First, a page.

Cloudbursting and failover are things that can be addressed as requirements now, even though they should in the end be automatic byproducts of resource independence.  That’s a horse Cisco can ride because current applications aren’t agile in a resource sense, and a management system can go a long way in making them cloud-ready.  Cisco, because they don’t have a big stake in the current IT paradigm, can focus on facilitating the transformation to the new one when incumbents in the data center of the past have to be more circumspect.

This is nice for Cisco right now.  It doesn’t stay nice.

Let’s say that hybrid cloud becomes the rule, and that it absorbs that 50% share of IT spending.  We have today a set of fixed sites linked to a set of fixed data centers.  We’re in a position to sell private networking to businesses because there’s a rigid IT structure that justifies those switches and routers.  What happens when there is no real focus of traffic because there’s no real focus of IT?  Gradually, in the world Cisco is betting on, private networking diminishes everywhere and in the WAN it is subducted into a completely virtual network vision.  WAN services transform to agile NaaS.

A completely agile NaaS pretty hard to differentiate at the device level.  If white boxes have a future outside the data center, this is where that focus would have to be.  And inside the data center, without any fixed LAN-to-WAN relationship to play on, there’s no reason to think white boxes couldn’t sweep that segment too.  At the very least, commoditization of networking seems the outcome.

So is Cisco stupid?  Most incumbents are, if you take the long view, but here we have to admit to another possibility.  If network commoditization is inevitable, then there’s no point worrying about what drives it.  The key is to get yourself positioned in an area where commoditization won’t happen, where differentiation remains.  Where problems need a combination of a new solution and a trusted vendor.  Where you can acquire somebody at a very rich price because you have a lot at stake.  Ring any bells?  I think it does.

What MWC Contributed Overall to the Sense of NFV

MWC generated a lot of ink, and some of the developments reported by Light Reading, SDx Central, or both create some nice jumping-off points for comments.  You’ll probably not be surprised if I have a different spin on many of the things I’ve chosen, and that I hope we can gain some overall sense of where things are going with NFV.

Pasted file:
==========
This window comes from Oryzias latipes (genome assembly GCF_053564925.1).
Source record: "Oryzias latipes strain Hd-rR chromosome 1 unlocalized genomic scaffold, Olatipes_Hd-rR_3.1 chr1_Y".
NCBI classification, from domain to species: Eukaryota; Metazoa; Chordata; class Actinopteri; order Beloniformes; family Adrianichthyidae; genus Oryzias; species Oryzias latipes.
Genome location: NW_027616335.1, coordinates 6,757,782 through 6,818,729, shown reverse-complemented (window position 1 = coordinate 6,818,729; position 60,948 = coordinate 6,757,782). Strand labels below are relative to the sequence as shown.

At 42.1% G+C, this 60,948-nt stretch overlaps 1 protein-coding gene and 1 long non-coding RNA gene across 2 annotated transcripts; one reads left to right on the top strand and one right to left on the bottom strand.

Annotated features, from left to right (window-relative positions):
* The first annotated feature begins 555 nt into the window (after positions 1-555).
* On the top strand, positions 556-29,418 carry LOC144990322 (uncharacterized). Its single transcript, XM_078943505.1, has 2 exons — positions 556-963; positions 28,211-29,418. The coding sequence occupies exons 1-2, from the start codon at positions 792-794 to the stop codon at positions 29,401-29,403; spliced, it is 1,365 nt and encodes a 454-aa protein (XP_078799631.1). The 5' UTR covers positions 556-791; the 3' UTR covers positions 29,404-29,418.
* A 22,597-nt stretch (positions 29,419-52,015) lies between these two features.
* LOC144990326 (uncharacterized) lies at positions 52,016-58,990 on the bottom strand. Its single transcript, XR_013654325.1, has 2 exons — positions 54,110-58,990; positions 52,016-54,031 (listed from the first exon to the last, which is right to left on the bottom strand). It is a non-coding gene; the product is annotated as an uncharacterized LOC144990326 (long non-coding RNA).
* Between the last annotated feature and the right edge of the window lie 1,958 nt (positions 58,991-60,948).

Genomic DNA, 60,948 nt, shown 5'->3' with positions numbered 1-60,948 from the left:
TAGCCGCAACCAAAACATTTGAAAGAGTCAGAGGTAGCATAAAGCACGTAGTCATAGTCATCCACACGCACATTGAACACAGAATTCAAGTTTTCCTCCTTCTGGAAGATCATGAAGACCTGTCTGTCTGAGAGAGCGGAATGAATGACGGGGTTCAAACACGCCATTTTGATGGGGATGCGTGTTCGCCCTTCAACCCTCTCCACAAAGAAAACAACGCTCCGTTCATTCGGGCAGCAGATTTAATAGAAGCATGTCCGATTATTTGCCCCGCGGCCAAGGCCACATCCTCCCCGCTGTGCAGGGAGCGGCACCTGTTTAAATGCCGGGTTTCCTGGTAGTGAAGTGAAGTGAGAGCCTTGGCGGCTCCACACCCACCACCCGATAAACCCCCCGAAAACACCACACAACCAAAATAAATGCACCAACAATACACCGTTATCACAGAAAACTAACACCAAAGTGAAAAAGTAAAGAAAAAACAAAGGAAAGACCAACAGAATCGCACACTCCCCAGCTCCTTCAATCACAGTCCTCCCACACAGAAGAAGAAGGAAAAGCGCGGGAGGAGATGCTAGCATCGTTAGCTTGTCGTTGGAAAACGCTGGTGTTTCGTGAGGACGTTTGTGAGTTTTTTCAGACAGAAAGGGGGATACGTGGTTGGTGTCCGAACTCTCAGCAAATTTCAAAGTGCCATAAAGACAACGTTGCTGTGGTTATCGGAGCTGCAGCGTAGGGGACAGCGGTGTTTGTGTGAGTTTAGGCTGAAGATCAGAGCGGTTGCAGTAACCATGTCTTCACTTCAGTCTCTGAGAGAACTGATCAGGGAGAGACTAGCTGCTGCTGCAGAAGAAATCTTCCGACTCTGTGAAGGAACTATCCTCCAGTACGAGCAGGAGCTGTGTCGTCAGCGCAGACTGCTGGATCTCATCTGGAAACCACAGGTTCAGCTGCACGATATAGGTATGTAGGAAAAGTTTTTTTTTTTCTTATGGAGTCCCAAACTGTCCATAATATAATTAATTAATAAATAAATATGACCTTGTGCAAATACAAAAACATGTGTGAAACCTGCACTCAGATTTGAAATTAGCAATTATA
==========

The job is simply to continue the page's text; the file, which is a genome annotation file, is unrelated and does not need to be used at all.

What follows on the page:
One thing that struck me was the continued tendency of the media to talk about an “NFV architecture” or “NFV strategy” even when what’s being discussed is at best just a piece of NFV functionality and at worst isn’t really any piece at all.  It’s frustrating to me, because I think operators who are trying to get the range of NFV are hampered by lack of any organized placement of the offerings.

One example of a questionable use of the terms is the series of OpenStack-related stuff.  There is no question that OpenStack will dominate the deployment of VNFs, but OpenStack is not orchestration, it’s a part of the Virtual Infrastructure Manager.  So are any DevOps tools linked to NFV deployment, and so (IMHO) is YANG.  Because the ETSI ISG’s description of what the NFV Orchestrator does is rather vague (and seems to overlap with other descriptions for VIM and VNF Manager), and because deployment is orchestration at one level, we seem to be conflating OpenStack and orchestration and then MANO.  That’s not good.

On the NFV Infrastructure side we have a bit more logical positioning to report.  I noted last week that we’d seen the beginning of a separation of NFVI from the rest of NFV because the hosting part of NFV is where most of the capital dollars will be spent.  One news item that expands on my point was the announcement by Red Hat and Amdocs that the Amdocs Cloud Service Orchestrator has been integrated with the Red Hat Linux stack.  It’s not rocket science to make a Linux app run on a specific version of Linux, but this shows that Red Hat wants to have a role in NFV’s success should there be a big adoption wave.  Amdocs is interesting as a partner because they’re really more a player at the service side of the NFV story.  Were they unusually interested in getting some ink of their own, or does Red Hat’s move indicate it thinks that service integration and orchestration will be big?